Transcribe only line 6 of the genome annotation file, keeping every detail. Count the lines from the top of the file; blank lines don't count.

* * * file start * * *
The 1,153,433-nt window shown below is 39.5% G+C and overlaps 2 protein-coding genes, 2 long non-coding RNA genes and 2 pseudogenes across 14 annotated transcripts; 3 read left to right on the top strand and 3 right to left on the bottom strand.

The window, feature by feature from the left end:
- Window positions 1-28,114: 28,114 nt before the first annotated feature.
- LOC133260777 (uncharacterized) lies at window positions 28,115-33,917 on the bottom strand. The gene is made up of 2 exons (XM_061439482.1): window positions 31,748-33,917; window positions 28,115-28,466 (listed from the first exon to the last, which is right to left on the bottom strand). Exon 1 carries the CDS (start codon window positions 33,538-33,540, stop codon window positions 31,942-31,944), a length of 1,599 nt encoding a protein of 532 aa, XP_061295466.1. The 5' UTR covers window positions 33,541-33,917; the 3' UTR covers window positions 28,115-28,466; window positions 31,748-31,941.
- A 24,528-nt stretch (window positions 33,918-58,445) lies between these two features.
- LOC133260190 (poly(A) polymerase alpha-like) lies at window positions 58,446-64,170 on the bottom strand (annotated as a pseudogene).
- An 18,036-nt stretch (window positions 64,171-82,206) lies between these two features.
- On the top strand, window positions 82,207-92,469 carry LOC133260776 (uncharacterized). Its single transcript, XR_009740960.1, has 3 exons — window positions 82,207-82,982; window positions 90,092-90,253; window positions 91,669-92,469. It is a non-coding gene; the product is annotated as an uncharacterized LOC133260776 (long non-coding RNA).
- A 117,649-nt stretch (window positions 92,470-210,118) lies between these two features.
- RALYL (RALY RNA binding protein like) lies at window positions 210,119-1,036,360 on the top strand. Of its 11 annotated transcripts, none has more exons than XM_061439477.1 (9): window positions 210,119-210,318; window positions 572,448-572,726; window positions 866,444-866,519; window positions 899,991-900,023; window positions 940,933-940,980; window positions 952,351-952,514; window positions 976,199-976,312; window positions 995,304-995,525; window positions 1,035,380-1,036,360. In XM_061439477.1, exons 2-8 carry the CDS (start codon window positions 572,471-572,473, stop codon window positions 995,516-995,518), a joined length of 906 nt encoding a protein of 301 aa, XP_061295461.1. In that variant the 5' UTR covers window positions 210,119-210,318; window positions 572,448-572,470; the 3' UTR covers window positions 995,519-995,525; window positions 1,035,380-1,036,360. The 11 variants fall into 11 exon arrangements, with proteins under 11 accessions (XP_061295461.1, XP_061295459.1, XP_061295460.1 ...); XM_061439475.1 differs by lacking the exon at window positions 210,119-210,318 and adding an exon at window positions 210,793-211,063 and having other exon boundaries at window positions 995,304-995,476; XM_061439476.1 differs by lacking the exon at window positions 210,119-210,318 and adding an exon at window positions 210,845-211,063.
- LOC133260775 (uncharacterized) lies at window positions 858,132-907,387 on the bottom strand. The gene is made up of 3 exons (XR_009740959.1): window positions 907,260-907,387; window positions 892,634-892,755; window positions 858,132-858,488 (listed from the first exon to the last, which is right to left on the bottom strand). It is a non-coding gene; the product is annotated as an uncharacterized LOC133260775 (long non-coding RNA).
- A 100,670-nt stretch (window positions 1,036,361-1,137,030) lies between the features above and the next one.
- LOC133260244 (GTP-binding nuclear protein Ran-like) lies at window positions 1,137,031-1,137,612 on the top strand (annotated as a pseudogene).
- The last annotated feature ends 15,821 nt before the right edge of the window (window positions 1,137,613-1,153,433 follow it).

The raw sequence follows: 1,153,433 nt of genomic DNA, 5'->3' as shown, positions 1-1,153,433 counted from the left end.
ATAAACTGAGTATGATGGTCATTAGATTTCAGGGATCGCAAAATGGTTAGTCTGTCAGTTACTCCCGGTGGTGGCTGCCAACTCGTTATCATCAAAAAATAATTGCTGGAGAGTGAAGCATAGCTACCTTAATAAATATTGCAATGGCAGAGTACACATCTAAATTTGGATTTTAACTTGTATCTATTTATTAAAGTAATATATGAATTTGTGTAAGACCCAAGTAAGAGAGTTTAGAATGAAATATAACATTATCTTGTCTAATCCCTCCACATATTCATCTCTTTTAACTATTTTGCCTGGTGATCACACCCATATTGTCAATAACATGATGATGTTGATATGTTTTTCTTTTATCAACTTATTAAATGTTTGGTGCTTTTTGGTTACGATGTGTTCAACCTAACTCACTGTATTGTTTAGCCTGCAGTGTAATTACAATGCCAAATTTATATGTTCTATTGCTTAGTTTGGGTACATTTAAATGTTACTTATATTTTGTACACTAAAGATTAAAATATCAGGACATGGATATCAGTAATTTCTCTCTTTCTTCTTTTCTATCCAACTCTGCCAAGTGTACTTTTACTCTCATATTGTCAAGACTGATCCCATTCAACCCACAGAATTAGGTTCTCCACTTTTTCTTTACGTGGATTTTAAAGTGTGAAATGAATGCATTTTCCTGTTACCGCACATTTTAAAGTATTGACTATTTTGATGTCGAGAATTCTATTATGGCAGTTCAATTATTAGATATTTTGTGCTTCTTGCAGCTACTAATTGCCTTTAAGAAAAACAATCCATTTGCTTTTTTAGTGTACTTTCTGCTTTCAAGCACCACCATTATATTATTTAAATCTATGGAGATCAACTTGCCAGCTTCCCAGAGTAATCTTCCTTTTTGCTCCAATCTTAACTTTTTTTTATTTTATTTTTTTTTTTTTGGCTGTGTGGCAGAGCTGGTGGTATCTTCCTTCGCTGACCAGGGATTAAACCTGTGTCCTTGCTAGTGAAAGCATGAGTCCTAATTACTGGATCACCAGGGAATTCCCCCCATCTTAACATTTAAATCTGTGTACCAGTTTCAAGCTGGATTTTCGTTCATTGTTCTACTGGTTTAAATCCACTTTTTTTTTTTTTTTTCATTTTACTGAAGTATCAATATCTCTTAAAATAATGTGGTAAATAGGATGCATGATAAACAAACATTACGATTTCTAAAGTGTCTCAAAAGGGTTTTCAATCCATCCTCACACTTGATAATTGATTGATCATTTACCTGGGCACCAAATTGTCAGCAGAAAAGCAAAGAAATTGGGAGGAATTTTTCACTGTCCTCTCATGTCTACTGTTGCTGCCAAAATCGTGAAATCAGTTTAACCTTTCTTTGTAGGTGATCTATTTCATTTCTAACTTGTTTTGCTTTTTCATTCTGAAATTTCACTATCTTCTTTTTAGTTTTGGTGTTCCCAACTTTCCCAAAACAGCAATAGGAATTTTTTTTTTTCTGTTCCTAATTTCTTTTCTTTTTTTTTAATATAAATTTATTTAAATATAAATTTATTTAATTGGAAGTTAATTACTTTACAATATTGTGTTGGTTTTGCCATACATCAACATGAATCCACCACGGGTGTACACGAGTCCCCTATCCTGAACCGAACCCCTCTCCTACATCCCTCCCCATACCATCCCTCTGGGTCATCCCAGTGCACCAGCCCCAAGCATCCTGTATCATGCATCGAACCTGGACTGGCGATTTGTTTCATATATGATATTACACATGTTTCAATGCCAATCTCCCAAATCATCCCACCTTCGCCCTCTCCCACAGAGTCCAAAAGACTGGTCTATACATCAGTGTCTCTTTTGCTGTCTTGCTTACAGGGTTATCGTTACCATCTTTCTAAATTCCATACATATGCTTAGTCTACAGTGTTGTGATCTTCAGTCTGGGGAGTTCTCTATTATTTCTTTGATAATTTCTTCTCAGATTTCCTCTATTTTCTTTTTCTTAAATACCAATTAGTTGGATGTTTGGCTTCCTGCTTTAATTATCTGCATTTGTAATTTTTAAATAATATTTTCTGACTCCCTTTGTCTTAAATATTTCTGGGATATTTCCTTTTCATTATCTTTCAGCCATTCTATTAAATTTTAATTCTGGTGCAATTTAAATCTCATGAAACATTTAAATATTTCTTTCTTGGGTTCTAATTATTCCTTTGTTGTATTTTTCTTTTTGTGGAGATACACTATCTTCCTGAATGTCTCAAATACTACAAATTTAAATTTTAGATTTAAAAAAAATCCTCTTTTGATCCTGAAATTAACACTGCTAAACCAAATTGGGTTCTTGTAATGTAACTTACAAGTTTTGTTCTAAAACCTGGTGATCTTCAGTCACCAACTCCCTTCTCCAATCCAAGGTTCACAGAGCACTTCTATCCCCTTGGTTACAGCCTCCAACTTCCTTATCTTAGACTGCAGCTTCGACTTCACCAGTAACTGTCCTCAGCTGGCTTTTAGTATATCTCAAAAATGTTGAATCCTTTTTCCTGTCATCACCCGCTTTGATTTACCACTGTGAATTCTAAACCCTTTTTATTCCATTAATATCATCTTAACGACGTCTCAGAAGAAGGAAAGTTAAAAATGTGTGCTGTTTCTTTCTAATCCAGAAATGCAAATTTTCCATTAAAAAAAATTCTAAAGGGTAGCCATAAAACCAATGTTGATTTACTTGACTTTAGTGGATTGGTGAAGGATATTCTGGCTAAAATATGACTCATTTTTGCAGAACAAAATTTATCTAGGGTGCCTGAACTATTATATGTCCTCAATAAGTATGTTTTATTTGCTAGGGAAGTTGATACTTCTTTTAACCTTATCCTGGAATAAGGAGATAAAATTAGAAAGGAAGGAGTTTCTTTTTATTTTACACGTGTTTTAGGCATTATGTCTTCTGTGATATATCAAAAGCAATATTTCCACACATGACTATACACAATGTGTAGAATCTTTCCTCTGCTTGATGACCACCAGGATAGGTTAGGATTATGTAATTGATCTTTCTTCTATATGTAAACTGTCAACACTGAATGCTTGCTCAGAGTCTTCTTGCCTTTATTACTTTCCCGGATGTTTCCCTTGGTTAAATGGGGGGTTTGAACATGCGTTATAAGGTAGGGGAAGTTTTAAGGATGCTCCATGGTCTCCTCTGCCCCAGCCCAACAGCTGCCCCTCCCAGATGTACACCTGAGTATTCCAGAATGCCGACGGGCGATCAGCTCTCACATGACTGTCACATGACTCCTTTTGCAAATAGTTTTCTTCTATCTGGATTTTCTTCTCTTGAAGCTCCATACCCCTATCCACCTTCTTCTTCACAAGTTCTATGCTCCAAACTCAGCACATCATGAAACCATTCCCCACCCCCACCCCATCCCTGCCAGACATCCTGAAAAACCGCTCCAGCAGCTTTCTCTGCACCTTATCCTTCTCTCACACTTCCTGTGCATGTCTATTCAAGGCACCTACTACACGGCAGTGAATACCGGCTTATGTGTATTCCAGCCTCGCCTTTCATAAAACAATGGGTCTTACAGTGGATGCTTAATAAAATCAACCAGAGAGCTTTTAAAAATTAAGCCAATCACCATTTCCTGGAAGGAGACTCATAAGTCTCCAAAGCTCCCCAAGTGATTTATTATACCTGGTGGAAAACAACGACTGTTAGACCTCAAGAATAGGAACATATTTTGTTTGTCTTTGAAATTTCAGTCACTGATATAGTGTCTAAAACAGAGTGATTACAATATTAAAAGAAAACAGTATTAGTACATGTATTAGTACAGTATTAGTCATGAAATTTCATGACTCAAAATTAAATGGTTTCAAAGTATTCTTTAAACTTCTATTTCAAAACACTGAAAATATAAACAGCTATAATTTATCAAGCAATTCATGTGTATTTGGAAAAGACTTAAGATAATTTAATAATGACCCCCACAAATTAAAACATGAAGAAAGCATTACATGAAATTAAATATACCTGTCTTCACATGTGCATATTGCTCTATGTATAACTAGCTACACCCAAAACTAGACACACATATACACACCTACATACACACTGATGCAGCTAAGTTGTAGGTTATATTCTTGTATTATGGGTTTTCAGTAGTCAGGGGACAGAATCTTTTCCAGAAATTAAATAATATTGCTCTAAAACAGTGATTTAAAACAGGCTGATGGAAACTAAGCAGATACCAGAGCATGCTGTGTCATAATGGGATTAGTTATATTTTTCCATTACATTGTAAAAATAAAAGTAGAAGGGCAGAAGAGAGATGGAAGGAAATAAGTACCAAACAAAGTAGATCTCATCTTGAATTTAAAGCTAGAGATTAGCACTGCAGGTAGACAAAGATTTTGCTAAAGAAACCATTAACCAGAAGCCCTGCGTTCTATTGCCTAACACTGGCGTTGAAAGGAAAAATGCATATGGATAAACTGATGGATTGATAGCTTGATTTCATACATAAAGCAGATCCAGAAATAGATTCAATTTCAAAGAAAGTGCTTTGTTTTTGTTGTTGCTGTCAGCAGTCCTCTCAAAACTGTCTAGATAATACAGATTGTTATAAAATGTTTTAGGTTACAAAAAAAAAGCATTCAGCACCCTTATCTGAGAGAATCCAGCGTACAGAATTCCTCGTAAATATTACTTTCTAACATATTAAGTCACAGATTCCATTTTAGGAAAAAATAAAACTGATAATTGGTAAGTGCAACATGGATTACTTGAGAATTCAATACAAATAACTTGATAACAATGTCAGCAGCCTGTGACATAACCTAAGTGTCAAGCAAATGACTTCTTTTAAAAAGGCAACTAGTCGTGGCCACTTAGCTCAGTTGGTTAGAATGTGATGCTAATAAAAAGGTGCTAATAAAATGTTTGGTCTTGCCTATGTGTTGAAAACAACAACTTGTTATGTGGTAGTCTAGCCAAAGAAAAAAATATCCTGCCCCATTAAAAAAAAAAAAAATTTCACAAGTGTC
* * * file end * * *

- LOC133260190 (poly(A) polymerase alpha-like) lies at window positions 58,446-64,170 on the bottom strand (annotated as a pseudogene).